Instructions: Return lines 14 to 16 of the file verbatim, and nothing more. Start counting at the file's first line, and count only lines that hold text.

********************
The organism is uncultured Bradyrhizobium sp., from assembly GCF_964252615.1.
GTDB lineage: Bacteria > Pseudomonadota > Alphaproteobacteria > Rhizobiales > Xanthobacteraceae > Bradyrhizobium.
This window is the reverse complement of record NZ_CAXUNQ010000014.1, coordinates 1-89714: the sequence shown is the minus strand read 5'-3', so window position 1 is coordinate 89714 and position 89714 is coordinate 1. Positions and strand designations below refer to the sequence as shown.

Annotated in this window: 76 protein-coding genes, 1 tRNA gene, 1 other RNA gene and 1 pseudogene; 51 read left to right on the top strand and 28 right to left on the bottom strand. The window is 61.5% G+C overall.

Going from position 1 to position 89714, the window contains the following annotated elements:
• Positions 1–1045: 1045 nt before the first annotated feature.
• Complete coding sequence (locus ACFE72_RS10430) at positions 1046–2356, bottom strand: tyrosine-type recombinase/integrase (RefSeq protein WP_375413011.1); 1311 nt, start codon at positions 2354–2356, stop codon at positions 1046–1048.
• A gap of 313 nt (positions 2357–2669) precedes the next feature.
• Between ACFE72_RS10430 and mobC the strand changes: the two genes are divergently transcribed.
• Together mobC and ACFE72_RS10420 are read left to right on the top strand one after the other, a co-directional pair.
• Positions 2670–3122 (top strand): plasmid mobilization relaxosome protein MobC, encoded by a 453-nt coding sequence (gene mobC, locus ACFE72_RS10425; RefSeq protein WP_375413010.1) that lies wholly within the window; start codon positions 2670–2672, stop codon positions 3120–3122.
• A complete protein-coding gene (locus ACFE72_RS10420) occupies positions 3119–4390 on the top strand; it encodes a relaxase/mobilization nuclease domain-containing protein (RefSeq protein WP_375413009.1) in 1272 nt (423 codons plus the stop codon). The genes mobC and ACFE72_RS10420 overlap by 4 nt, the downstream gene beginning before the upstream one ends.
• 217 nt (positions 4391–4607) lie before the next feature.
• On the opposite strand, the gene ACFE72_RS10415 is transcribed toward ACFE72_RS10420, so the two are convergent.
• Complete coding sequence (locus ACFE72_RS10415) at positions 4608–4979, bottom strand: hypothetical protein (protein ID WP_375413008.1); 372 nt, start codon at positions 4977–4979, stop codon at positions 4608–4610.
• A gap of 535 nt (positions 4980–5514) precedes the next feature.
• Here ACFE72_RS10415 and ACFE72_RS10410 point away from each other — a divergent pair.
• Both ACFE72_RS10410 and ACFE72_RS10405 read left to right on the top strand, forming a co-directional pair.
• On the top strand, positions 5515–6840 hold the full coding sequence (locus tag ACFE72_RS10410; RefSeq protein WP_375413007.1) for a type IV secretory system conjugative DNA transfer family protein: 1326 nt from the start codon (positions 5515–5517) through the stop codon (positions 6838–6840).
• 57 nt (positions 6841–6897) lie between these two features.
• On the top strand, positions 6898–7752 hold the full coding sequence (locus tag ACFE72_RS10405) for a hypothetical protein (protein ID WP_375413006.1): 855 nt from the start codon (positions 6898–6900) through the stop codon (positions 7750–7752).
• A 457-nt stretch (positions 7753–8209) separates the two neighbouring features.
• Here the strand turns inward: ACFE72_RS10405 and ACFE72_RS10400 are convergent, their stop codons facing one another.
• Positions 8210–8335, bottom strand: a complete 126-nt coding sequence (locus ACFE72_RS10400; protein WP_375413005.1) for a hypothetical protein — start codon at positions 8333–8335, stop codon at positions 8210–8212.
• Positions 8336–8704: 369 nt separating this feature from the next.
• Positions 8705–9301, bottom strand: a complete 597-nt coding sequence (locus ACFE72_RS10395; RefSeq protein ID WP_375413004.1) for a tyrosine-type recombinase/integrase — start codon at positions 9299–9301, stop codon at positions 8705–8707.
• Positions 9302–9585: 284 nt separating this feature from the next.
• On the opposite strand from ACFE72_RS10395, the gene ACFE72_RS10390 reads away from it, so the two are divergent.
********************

• On the opposite strand, the gene ACFE72_RS10415 is transcribed toward ACFE72_RS10420, so the two are convergent.
• Complete coding sequence (locus ACFE72_RS10415) at positions 4608–4979, bottom strand: hypothetical protein (protein ID WP_375413008.1); 372 nt, start codon at positions 4977–4979, stop codon at positions 4608–4610.
• A gap of 535 nt (positions 4980–5514) precedes the next feature.